Waveguide dimensions

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Published Date:23-07-2017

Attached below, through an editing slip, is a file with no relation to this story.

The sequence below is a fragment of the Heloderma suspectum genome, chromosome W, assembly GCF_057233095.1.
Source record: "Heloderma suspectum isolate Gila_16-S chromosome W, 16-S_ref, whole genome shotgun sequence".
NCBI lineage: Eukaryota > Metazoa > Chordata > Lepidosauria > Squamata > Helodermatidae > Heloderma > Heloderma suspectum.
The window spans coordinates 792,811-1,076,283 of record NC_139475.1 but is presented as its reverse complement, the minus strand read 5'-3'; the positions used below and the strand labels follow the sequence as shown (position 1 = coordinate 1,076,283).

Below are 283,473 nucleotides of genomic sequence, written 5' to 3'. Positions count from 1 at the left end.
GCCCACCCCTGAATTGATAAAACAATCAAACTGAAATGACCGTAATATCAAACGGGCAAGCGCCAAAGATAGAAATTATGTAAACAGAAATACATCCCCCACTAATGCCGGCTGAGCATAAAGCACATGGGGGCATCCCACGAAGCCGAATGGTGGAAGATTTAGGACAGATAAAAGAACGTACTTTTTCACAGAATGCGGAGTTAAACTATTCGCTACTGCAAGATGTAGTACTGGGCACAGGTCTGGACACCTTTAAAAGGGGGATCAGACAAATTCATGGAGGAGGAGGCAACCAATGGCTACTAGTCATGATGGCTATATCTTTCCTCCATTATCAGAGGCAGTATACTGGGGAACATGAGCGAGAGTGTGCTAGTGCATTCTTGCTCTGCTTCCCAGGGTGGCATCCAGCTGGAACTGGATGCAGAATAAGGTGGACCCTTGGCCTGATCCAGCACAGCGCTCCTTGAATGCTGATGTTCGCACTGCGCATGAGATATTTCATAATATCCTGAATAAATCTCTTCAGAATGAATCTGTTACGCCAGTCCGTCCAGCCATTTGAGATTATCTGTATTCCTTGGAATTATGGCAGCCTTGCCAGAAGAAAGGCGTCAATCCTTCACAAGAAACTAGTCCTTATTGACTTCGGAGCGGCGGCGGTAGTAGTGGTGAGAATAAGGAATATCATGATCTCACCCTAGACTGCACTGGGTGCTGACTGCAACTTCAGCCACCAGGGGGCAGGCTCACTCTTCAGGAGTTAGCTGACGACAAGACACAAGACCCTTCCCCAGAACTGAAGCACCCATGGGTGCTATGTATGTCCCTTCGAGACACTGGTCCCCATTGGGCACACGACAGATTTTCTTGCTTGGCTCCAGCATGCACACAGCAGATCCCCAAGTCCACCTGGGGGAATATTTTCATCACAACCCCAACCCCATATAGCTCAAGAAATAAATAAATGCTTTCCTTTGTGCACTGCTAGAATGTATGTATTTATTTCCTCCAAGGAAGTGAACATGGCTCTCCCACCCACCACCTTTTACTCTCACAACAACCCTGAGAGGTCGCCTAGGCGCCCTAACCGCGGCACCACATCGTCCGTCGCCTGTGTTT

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Sound II Physics 2415 Lecture 28 Michael Fowler, UVa Today’s Topics • Waves in two and three dimensions • Interference • Doppler effect Harmonic String Vibrations • Strings in musical instruments have fixed ends, so pure harmonic (single frequency) vibrations are sine waves with a whole number of half-wavelengths between the ends. Remember frequency and wavelength are related by f = v String length L st 1 harmonic (fundamental)  = 2L nd 2 harmonic  = L rd 3 harmonic  = 2L/3 Longitudinal Harmonic Waves in Pipes • What are possible wavelengths of standing harmonic waves in an organ pipe? • Unlike standard string instruments, organ pipes can have two different types of end: closed and open. • Obviously, longitudinal vibrations have no room to move at a closed end: this is the same as a fixed end for a transversely vibrating string. • But what does the wave do at an open end? Boundary Condition at Pipe Open End • At an open end of a pipe, the air is in contact with the atmosphere—so it’s at atmospheric pressure. • The boundary condition at the open end is that the pressure is constant, that is, ΔP = 0. • This means the amplitude of longitudinal oscillation is at a maximum at the open end • Node Antinode Pressure node Pressure antinode Clicker Question • For an organ pipe with both ends open, the lowest note (fundamental) has  = 2L. • What is the wavelength of the next-lowest note (the second harmonic)? • A.  = 3L B.  = (3/2)L C.  = L D.  = (2/3)L Clicker Answer • Both ends open: second harmonic has  = L. Waves in Two and Three Dimensions • Recall that the wave equation for waves on a string was given by matching the mass x accn for a tiny piece of string with the tension force from the two ends not being quite parallel. • A similar argument applied to a tiny square part of a drumhead gives its acceleration as resulting from imbalance between the forces tugging at all four sides: it curves over in the x and the y-direction, 2 2 2  f f f  2 2 2 xy TtWaves on a Drumhead The two-dimensional wave equation can be solved to find the fundamental and harmonics of a vibrating drum head. Here are some of the modes of vibration (click to play): These are from James Nearing, University of Miami Different two-dimensional shapes have different boundary conditions, we can see different modes of vibration by forcing a node at a particular place in a vibrating system—the Chladni plates, for example, vibrating plates with sand on top. The sand comes to rest in the nodes, which are not points but curves. Waves in Three Dimensions • The equation now is for a small cube being buffeted around by varying pressures on its six faces The equation is: 2 2 2 2  f f f f 2  f 2 2 2 2 xyz Bt • This combination of differentiations comes up so often we have a special symbol, called del squared. • This is the equation (for a component of local displacement, or for local density) that describes how sound waves get from me to you—it may look pretty scary, but don’t worry, we won’t need it except to know it works for harmonic waves going out spherically, and it’s linear, so we can just add waves. Sound Waves in Three Dimensions • . • Think of a small source emitting a steady harmonic note: the equally spaced crests of  the wave radiate outwards in concentric spheres, represented here by circles, so their radii are one wavelength  apart. Wave Interference • Imagine now two such sources, emitting waves of the same • . wavelength in sync with each other. • The air displacement at any point will be the vector sum of the two displacements (the waves add). • On the red line, the crests add. • Green line: crests add to troughs. Green line: quiet zone, nodal line. • Yellow line: crests add. Red and Yellow: antinodal lines. Excellent Website Interference of Two Speakers Constructive: crests • Take two speakers • . add together producing in-phase harmonic sound. • There will be constructive interference at any point where the difference in distance from the two speakers is a whole Destructive: crest number of wavelengths n, meets trough, they destructive interference if annihilate it’s an odd number of half wavelengths (n + ½). Beats • If two harmonic waves close in frequency are added, they gradually go in and out of phase, the amplitude maxima (beats) occur with frequency equal to the difference of the two waves. This is k =  = 30, k =  = 33. 1 1 2 2Beats • Adding the two harmonic waves: Asin k x t Asin k x t   1 1 2 2   k k k k 1 2 1 2 1 2 1 2  2sin x t cos x t  2 2 2 2  • The first sin term is a harmonic wave half way between the two being added, the cosine term is a slowly varying modulation: it has frequency equal to half the frequency difference of the two waves added, but beats occur twice per cycle, when cos has maximum amplitude, so at f – f . 1 2 The Doppler Effect • For a harmonic source at rest, • . the crests are shown as circles separation  where f = v, the 0 crests arrive with time interval  0 = 1/f , note that v = . 0 0 • If source moves at speed u , s between emitting crests it moves u , so for crests moving to s 0 right, wavelength is shortened,    u s 0The Doppler Effect • An observer to the right of the • . source will hear waves of  wavelength   u s 0 ( being the interval between 0 crests being emitted) meaning he’ll hear frequency vv  f   u s0  v11  f .  0  1 u / 1 u / v  s 0 sLeft Behind • . • What about an observer to the left of the source? By an exactly similar argument, she’ll hear a lower frequency,  1  ff .  0 1/uv  sStationary Source, Moving Observer • If the observer is moving directly towards the stationary source, he will hear crests reaching  v u v him time  ´ apart, where ,  obs 0 so 1 v u u  obs obs  ff 1   vv  0 The observer moves at u towards obs   u v obs the incoming waves, meeting incoming waves at  successive crests at time intervals  speed v 